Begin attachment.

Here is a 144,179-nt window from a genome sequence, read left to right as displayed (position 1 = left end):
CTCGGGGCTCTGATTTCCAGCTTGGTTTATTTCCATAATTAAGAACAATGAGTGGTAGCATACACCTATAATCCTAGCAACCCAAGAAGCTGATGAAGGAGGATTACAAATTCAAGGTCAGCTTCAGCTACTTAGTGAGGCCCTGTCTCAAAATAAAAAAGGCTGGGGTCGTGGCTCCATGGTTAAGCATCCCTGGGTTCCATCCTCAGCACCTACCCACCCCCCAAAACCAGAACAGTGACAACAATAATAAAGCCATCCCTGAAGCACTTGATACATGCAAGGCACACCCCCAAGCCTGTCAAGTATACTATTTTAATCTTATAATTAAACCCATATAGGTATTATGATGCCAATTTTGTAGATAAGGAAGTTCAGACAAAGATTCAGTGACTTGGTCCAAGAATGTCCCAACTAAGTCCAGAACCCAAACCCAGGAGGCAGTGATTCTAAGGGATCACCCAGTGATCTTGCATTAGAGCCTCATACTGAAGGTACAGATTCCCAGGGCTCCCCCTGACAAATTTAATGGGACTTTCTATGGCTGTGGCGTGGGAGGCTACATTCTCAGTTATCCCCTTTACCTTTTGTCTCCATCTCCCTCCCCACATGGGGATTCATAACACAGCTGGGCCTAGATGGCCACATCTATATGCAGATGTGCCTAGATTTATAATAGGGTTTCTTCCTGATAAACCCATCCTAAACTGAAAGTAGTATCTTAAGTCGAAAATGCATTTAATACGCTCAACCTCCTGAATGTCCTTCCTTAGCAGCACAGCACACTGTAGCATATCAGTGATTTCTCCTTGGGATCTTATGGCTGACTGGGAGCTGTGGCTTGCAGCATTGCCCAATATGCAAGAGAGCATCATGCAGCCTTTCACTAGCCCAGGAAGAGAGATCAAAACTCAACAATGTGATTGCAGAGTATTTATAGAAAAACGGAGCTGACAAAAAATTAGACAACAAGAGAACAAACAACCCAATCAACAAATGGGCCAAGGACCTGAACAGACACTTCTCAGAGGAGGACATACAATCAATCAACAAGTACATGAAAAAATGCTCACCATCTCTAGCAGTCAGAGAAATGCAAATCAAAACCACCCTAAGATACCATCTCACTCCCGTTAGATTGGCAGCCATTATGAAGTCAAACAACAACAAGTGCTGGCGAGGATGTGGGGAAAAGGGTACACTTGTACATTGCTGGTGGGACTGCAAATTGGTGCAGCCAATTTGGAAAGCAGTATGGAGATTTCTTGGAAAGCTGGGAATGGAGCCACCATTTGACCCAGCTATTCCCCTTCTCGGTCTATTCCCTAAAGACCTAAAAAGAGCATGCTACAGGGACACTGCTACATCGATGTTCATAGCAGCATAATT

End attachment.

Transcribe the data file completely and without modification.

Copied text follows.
Here is a 144,179-nt window from a genome sequence, read left to right as displayed (position 1 = left end):
CTCGGGGCTCTGATTTCCAGCTTGGTTTATTTCCATAATTAAGAACAATGAGTGGTAGCATACACCTATAATCCTAGCAACCCAAGAAGCTGATGAAGGAGGATTACAAATTCAAGGTCAGCTTCAGCTACTTAGTGAGGCCCTGTCTCAAAATAAAAAAGGCTGGGGTCGTGGCTCCATGGTTAAGCATCCCTGGGTTCCATCCTCAGCACCTACCCACCCCCCAAAACCAGAACAGTGACAACAATAATAAAGCCATCCCTGAAGCACTTGATACATGCAAGGCACACCCCCAAGCCTGTCAAGTATACTATTTTAATCTTATAATTAAACCCATATAGGTATTATGATGCCAATTTTGTAGATAAGGAAGTTCAGACAAAGATTCAGTGACTTGGTCCAAGAATGTCCCAACTAAGTCCAGAACCCAAACCCAGGAGGCAGTGATTCTAAGGGATCACCCAGTGATCTTGCATTAGAGCCTCATACTGAAGGTACAGATTCCCAGGGCTCCCCCTGACAAATTTAATGGGACTTTCTATGGCTGTGGCGTGGGAGGCTACATTCTCAGTTATCCCCTTTACCTTTTGTCTCCATCTCCCTCCCCACATGGGGATTCATAACACAGCTGGGCCTAGATGGCCACATCTATATGCAGATGTGCCTAGATTTATAATAGGGTTTCTTCCTGATAAACCCATCCTAAACTGAAAGTAGTATCTTAAGTCGAAAATGCATTTAATACGCTCAACCTCCTGAATGTCCTTCCTTAGCAGCACAGCACACTGTAGCATATCAGTGATTTCTCCTTGGGATCTTATGGCTGACTGGGAGCTGTGGCTTGCAGCATTGCCCAATATGCAAGAGAGCATCATGCAGCCTTTCACTAGCCCAGGAAGAGAGATCAAAACTCAACAATGTGATTGCAGAGTATTTATAGAAAAACGGAGCTGACAAAAAATTAGACAACAAGAGAACAAACAACCCAATCAACAAATGGGCCAAGGACCTGAACAGACACTTCTCAGAGGAGGACATACAATCAATCAACAAGTACATGAAAAAATGCTCACCATCTCTAGCAGTCAGAGAAATGCAAATCAAAACCACCCTAAGATACCATCTCACTCCCGTTAGATTGGCAGCCATTATGAAGTCAAACAACAACAAGTGCTGGCGAGGATGTGGGGAAAAGGGTACACTTGTACATTGCTGGTGGGACTGCAAATTGGTGCAGCCAATTTGGAAAGCAGTATGGAGATTTCTTGGAAAGCTGGGAATGGAGCCACCATTTGACCCAGCTATTCCCCTTCTCGGTCTATTCCCTAAAGACCTAAAAAGAGCATGCTACAGGGACACTGCTACATCGATGTTCATAGCAGCATAATT